Tuesday, June 11, 2013
Flea market in a box, Pt. 1: A flurry of dimes
I think I've set a new personal record.
At a whopping 403 different cards, I bought more cards at the flea market this week than ever before. In fact, my regular vendor didn't even have a bag big enough for my haul. He opted to just give me the huge cardboard box you see above.
So, due to the sheer volume of my finds this time around, I'll be composing four different flea market posts in the coming days, as opposed to the usual three-post setup.
All in all, this recent flea market binge was a win-win. I've been trying to save some cash until I can find a job around here, so I didn't want to break the bank with this trip.
Luckily, I didn't have to. I spent a mere 23 bucks on the 403 cards I purchased this past Sunday. That comes out to a little less than six cents a piece. (Yes, I did the math.)
My regular vendor is largely to thank for that. I spent a good hour at his table, perusing his usual cardboard treasures. In the end, I scored about 280 dime cards, 14 fifty-centers, four quarter cards, and about a buck's worth of other miscellaneous cardboard.
If my math is right, that should've amounted to about $37 total. Yet, amazingly, he only charged me fifteen bucks for the lot. Well less than half of what it should've been.
That, my friends, is why I keep coming back to this place on a regular basis.
To start things off, let's talk about those 280 dime cards I just mentioned.
As you might guess, I'll be splitting my latest dime box experience into two separate posts.
The cards I scored from this vendor's two massive dime bins was just too much to cram into a single write-up.
For nearly the entire time I was browsing through the table, a father and his two sons were excitedly digging through the same vendor's discount cardboard.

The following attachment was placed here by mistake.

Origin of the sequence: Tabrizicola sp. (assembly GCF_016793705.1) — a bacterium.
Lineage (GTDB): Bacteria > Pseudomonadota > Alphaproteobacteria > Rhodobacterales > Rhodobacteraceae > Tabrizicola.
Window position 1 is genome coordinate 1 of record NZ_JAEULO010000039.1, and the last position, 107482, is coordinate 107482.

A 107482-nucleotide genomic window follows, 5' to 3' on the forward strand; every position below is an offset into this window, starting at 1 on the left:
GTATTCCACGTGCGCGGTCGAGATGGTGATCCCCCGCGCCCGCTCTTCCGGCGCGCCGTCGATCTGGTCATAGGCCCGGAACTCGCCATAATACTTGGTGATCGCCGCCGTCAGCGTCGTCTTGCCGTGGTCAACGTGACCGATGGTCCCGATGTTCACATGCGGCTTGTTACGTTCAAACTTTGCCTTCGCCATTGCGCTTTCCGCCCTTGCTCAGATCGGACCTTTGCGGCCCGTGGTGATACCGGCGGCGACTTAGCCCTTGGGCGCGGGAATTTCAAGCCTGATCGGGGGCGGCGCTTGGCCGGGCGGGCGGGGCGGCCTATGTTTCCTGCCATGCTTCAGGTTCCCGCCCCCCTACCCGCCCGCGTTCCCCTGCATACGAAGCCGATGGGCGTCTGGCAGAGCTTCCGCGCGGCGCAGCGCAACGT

The dad was telling his kids his memories of guys like Ozzie Smith and Tony Gwynn whenever he'd come across their cards in the bin. Those types of experiences always manage to put a smile on my face.
Luckily, though, they left behind a great deal of awesome dime cards for me to discover.
We'll kick things off with a gold parallel version of a card you've probably seen before. One that, in fact, is currently in competition for an "Elite Eight" spot in this blog's "Gems of Junk Wax" tournament.
The base-parallel combo of such a stunning piece of cardboard will look awesome amongst all my Ripken cards.
Speaking of which...
There's another terrific add to my fairly modest "Iron Man" collection.
Any card that features those old cell phones is okay in my book. On top of that, how often do you see King Kelly short-prints pop up in this hobby?
Yet, as I've always said, even SPs are no strangers to the dime box depths.
I've established a new little rule when it comes to dime bins.
"If you have the chance to acquire a rookie card of a fairly well-known ballplayer, take it."
So, even though I don't necessarily collect the likes of Mike Scioscia or Dwight Gooden, I couldn't pass up rookies of them for just a dime each.
I'm only human.
It's the same with Tim Hudson.
He's not a prime focus of mine, yet I still had to pull the trigger on his '99 Fleer Tradition Update rookie for a mere dime.
Jon Lester, on the other hand, is a guy I vehemently collect. Finding dime box rookies of those guys, well...
Let's just say it's a pretty sweet feeling.
While they're not officially considered rookie cards, I've always considered minor league and Team USA issues to be nearly as cool as "true" rookies.
Ryan Zimmerman wasn't yet a professional when that Upper Deck USA card was released in 2005.
"Official" rookie card or not, that has to stand for something.
These are some rather high-end products for the dime box mix.
I'd never dream of busting packs of Bowman Originals or Topps Museum Collection. These don't usually end up in dime bins, which means that there aren't many in my collection. And I'm totally okay with that.